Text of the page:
New or Used? A Cost Analysis of Purchasing a New Car versus Keeping the Old One

It’s an age-old dilemma: purchase a new car or keep the old clunker?

Which is cheaper?

Here, we’ll determine the costs of that shiny new Dodge you’ve been eyeing or the coughing, but reliable menace you can’t say goodbye to.

New Car Expenses

First, let’s break down the expenses of a new car in a single year.

Initial Cost

In 2017, the average price for a new car or truck was $36,113. Of course, you could always by gently used. The typical used car will cost about $19,400.

Assuming you have a 72-month loan, you’ll spend a little over $6,000 a year for a new car in monthly payments. For a used car, you’ d spend about $3,200.


You can’t forget your regular maintenance. Since you just bought a car, hopefully, you can avoid any major fixes. According to AAA, the average cost of maintenance for a new car is about $99 a month. That means roughly $1,200 a year.

Gas Savings

Chances are if you buy new you’ll be saving on gas. Most new cars average about 25 miles per gallon. Since the regular Joe drives about 13,500 miles per year, with gas at $2.80 you’ll be paying about $1,500 in gas.


If you have a loan, you’ll be required to have comprehensive insurance. Rates vary, but it’s safe to assume you’ll pay around $100 a month.

That’s another $1,200 per year.

All in all, these expenses bring you to about $7,100 if you purchase a used car.

Old Car Expenses

Older cars have their costs, too.


“Maintaining an aging vehicle is integral in preventing personal injury,” states Jason Hennessey, the marketing consultant from Newsome Melton.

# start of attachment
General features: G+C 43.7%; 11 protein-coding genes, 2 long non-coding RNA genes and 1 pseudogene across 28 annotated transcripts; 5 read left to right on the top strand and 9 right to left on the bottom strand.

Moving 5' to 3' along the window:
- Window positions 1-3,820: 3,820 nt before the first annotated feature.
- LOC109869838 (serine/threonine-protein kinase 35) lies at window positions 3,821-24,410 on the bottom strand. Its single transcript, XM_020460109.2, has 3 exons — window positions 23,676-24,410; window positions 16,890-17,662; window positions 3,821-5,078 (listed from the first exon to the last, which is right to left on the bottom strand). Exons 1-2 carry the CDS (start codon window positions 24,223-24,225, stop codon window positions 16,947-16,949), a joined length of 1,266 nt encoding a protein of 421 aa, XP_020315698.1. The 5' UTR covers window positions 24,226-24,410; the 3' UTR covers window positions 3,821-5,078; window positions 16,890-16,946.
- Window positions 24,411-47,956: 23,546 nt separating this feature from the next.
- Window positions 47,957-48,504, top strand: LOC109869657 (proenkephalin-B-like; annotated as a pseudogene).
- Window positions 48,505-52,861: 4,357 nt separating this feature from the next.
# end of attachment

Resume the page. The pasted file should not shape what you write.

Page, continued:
While maintenance costs vary, it’s safe to assume you’ll spend about three times as much a year in repairs. That means $3,600. And that’s if your vehicle doesn’t land you in a personal injury lawsuit.

Gas Efficiency

In 2006, the average mile to the gallon was about 21 miles, surprisingly close to where it is now. Using the same distance driven and gas prices, that equals $1,800 per year.


Insurance will be cheaper because you won’t need a comprehensive policy. However, because prices vary, we’ll go with a lower average than before: $1,000 a year.

Rainy-Day Savings

If you have an old car, chances are you’ll have to keep some funds in reserve. To keep it fair, we’ll tack on an extra $500.

The total yearly cost for your junker, then, is about . . . $6,900 per year.

The Verdict

Although we were being liberal in amounts for the used car, even with minimized payments owners can still expect to pay roughly the same amount per year for a newly-purchased vehicle as they do for the beat up one. However, the old clunker will save you almost $3,000 per year if you buy brand new.

Maybe it’s time to say goodbye after all.